Long live, Nida Fazli: The poet who inspired communal harmony

He never agreed with the Partition, remaining its lifelong critic and an opponent of divisive politics.

 |  2-minute read |   09-02-2016
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Multi-hyphenate Nida Fazli died in Mumbai on February 8 at the age of 78 following a heart failure. Poetry lovers like us grieve the recent passing of the great soul.

Celebrated Urdu and Hindi poet Nida Fazli was one of the pillars whose contribution will continue to inspire and influence many hearts in the generations to come.

Born into a Kashmiri family in Delhi on October 12, 1938, Muqtida Hasan Nida Fazli popularly known as Nida Fazli was a poet and philosopher of various moods and, to him, creative sentiment and inner urge were the sources of poetry. He was an era in himself that informed, educated and taught ways of living in this contemporary world through his philosophical works.

A magical realist in poetry, Fazli developed a sense of stepping out from normal territories and encountering the familiar strangeness of the world. Though his family migrated to Pakistan during the Partition, Fazli, who was just nine then, decided to stay back in India. Throughout his life the pain of separation and loneliness found expression in poetry. He never agreed with the Partition, remaining its lifelong critic and an opponent of communal, divisive politics. He penned down the most subtle comparison between the two countries after his visit to Pakistan, which reads:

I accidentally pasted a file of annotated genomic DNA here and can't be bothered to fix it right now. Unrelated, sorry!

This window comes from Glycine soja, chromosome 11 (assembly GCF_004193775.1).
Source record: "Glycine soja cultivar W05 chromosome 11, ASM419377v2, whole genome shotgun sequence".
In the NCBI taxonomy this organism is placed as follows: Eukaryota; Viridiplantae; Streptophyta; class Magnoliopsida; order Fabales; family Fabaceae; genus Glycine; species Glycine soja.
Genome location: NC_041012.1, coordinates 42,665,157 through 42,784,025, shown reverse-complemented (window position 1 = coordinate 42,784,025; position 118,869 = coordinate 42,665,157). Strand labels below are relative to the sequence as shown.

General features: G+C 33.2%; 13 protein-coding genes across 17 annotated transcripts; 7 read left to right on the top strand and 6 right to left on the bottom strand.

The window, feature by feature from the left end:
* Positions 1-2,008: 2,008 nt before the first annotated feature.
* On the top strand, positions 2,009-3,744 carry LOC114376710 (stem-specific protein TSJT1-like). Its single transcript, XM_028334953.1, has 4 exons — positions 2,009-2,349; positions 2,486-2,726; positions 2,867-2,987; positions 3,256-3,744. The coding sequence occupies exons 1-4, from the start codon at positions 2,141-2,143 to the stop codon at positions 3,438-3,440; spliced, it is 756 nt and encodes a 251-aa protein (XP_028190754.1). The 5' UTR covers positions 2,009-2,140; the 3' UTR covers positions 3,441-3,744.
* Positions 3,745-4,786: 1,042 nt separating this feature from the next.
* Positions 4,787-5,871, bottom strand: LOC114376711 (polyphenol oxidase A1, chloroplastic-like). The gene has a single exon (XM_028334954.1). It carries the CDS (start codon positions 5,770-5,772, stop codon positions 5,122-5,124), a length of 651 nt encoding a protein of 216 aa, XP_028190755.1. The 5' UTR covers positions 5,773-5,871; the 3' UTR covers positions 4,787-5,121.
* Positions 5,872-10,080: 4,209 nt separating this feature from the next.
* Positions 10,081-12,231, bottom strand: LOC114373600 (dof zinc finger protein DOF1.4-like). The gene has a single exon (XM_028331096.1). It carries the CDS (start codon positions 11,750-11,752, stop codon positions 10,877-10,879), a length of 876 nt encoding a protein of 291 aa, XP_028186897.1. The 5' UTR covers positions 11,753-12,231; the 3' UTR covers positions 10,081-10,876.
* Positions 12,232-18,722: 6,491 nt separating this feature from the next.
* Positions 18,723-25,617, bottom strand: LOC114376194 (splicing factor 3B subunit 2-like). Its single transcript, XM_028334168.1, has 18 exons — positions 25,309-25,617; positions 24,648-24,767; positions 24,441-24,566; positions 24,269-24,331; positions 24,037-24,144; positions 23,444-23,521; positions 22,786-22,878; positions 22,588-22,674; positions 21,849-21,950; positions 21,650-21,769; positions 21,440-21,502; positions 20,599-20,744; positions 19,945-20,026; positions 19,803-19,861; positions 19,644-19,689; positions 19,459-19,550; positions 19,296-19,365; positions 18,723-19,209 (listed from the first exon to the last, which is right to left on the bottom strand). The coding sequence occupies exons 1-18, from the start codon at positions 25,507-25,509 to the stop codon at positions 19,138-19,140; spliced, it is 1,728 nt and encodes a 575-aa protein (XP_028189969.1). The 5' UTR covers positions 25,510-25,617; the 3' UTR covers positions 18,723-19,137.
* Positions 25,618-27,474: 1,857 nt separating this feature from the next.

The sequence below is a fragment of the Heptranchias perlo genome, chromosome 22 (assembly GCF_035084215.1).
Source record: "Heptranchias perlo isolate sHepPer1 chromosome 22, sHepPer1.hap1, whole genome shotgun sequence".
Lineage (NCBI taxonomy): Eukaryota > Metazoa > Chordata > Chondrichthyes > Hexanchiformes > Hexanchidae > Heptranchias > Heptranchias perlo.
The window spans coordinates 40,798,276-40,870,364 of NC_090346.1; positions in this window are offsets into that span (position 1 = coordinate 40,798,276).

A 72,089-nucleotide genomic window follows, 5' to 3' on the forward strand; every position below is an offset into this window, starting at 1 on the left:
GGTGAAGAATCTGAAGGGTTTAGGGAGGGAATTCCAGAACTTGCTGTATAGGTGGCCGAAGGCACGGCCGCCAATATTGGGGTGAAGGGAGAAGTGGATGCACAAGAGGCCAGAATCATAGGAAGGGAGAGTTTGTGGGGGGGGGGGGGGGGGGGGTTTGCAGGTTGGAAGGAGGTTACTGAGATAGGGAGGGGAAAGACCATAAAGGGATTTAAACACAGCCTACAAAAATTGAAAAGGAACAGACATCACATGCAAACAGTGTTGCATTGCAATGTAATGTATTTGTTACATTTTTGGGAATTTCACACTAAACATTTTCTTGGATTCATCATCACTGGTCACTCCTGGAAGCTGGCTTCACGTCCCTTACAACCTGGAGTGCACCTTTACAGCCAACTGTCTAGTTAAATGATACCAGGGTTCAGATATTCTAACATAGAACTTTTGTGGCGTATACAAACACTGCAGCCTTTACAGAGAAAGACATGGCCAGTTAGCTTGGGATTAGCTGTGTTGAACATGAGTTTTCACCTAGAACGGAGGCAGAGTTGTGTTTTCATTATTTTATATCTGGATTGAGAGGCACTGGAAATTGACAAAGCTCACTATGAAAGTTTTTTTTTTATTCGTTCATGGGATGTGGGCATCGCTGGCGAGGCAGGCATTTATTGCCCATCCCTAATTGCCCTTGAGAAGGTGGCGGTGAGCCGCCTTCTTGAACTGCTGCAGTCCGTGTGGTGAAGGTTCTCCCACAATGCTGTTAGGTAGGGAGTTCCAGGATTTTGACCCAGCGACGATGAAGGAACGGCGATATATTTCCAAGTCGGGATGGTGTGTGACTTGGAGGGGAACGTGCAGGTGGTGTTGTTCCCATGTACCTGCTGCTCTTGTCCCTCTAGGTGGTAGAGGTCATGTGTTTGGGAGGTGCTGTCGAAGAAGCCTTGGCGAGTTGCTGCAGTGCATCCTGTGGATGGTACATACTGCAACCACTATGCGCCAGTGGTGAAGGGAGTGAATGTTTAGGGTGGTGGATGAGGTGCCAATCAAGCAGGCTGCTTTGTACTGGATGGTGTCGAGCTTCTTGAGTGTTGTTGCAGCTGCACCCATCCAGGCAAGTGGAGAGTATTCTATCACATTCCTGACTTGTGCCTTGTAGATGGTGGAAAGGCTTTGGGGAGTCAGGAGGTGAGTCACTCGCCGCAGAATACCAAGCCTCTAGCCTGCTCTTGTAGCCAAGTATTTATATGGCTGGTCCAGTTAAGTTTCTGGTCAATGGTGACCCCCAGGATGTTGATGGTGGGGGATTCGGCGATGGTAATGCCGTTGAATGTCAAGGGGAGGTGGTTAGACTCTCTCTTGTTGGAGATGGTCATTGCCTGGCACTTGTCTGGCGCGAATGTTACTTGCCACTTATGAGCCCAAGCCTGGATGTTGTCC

• Insaan mein haiwaan, yahan bhi hain wahan bhi
  • Allah nigehbaan, yahan bhi hai wahan bhi
  • Khoonkhar darindon ke, faqat naam alag hain
  • Shehron mein bayabaan, yahan bhi hain wahan bhi
  • Rehman ki qudrat ho ya, Bhagwan ki moorat
  • Her khel ka maidan, yahan bhi hai wahan bhi
  • Hindu bhi mazey mein hain, Muslmaan bhi mazey mein
  • Insaan pareshan, yahan bhi hai wahan bhi
  • Uthta hai dil-o-jaan se, dhuaan donon taraf hi
  • Ye Mir ke deewan yahan bhi hain wahan bhi.

He remained an advocate of communal harmony. Criticising the conflict on sectarian basis, Fazli wrote:

Koi Hindu, koi Muslim, koi issai hai,

sabne insaan Na Hone ki qasam khayi hai.

He truly summed up the journey and philosophy of this uncertain and uncontrolled life in this beautiful couplet which goes:

Ek musaafir ke safar jaisi hai sab ki duniya,

koi jaldi mein koi der se jaane waala.

Fazli was awarded the prestigious Sahitya Akademi Award in 1998 and conferred the Padma Shri in 2013. His death is a great loss for Indian literature. Long live, Nida Fazli. You were an asset never to be lost.


Shah Alam Shah Alam

An alumnus of Aligarh Muslim University, currently working as an assistant professor of Women’s Studies at Jamia Millia Islamia, New Delhi.

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